On a recent visit to Niger, I met a woman in Batodi village with some very bold claims. Fifteen years ago, she and her fellow women would travel a day's journey to fetch water.
Today, they fetch it from a local well, having turned the situation around by rehabilitating their badly degraded land using traditional practices. In that period, the water level has “jumped up” by 14 meters. Moreover, the village had withstood the severe food and water challenges others in many parts of Niger suffered during recent droughts.
The researcher who had invited me backed the claims that the water table had risen from a depth of below 18 meters to about 4 meters below the ground. That was precisely why he had invited me to the field; to witness – contrary to claims otherwise – that it is possible to restore the health of even badly degraded land.
On 17 June, we unveil the winners of the 2013 Land for Life Award from 137 submissions worldwide. At the national level, Eritrea, Hungary, Kenya, Portugal and Thailand unveil their first Drylands Champions to recognize the local heroes making laudable steps in the fight against desertification and drought.
These kinds of stories, from the ground, inspire me to advocate unceasingly for policies in favor of investments to strengthen both sustainable land use practices and drought resilience. Grabbing more fragile lands to meet growing food demand is neither the answer nor is improving relief delivery the ultimate solution.
Rather, we must boldly move to a land-degradation neutral world where clearing new land is not an option, and, where it is inevitable, our collective target becomes offsetting such action by rehabilitating degraded land at the same pace and in the same ecosystem.
Political contestations over whether a land-degradation neutral world is possible should not prevail for lack of generalizable scientific claims to demonstrate it. Until massive investments in small pilot projects such as these by communities fail, their viability is not in question; the status quo is.
The achievements in Batodi, the submissions to the Land for Life Award and the work of the Drylands Champions affirm the claims of the recent report, A Dangerous Delay – The cost of late response to early warning in the 2011 drought in the Horn of Africa, that “the response to drought was too little too late, representing a systemic failure of the international system.”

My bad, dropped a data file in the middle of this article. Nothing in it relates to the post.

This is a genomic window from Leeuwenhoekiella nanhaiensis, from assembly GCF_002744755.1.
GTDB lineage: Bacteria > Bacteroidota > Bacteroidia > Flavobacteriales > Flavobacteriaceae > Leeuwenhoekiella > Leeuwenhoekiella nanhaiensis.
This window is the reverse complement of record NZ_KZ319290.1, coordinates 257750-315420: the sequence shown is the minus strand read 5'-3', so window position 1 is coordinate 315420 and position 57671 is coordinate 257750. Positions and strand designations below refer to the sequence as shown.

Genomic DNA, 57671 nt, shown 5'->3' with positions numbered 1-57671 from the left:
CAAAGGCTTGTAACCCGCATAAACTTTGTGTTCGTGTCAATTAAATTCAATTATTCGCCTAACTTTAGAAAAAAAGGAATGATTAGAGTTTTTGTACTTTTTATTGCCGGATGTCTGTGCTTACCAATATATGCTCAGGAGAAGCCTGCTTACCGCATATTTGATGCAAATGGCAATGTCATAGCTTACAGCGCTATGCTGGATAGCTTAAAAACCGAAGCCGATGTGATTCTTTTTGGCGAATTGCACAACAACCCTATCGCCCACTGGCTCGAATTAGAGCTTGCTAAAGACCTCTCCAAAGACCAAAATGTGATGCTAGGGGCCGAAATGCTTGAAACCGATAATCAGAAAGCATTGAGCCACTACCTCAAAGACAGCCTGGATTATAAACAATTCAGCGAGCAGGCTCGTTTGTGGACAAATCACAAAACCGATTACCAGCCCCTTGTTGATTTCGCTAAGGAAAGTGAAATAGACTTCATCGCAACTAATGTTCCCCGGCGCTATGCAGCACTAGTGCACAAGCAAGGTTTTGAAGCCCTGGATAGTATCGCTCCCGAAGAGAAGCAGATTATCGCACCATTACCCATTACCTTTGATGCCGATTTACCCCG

Indeed, the international community has been here before; in the mid-1970s, with the Sahel drought disaster, in the mid-1980s with the drought and famine disaster in Ethiopia and, most recently, in 2011, with the tragedy in the Horn of Africa.
But the best evidence that we, as an international community, are playing the world's most dangerous game with drought lies in the fact that only one country in the world – Australia – has a comprehensive national drought policy.
There are more reasons for concern.
Drought affects more lives than any other disaster, yet unlike most disasters, it has a slow onset. And not only has every region in the world experienced more severe droughts in recent times, but droughts are set to increase in intensity, in spread and in frequency due to climate change.
About a billion people, among them people living in the arid and semi-arid parts of the world, have access to little or no renewable water resources. With the climate change scenarios, that estimate shoots to about half the world's population living in areas of high water stress by 2030.
Neither desertification nor droughts are fated, but the path to change is through a radical transformation in our view of the land and attitude towards drought.
Land is a strategic natural asset for our future sustainability. So let us give life to the aspiration of a land-degradation neutral world by setting a target date for its achievement as part of the Sustainable Development Goals to be agreed by 2015. We should follow in the steps of Africa. At its Summit last month it declared this part of its future agenda and called on the global community to do the same.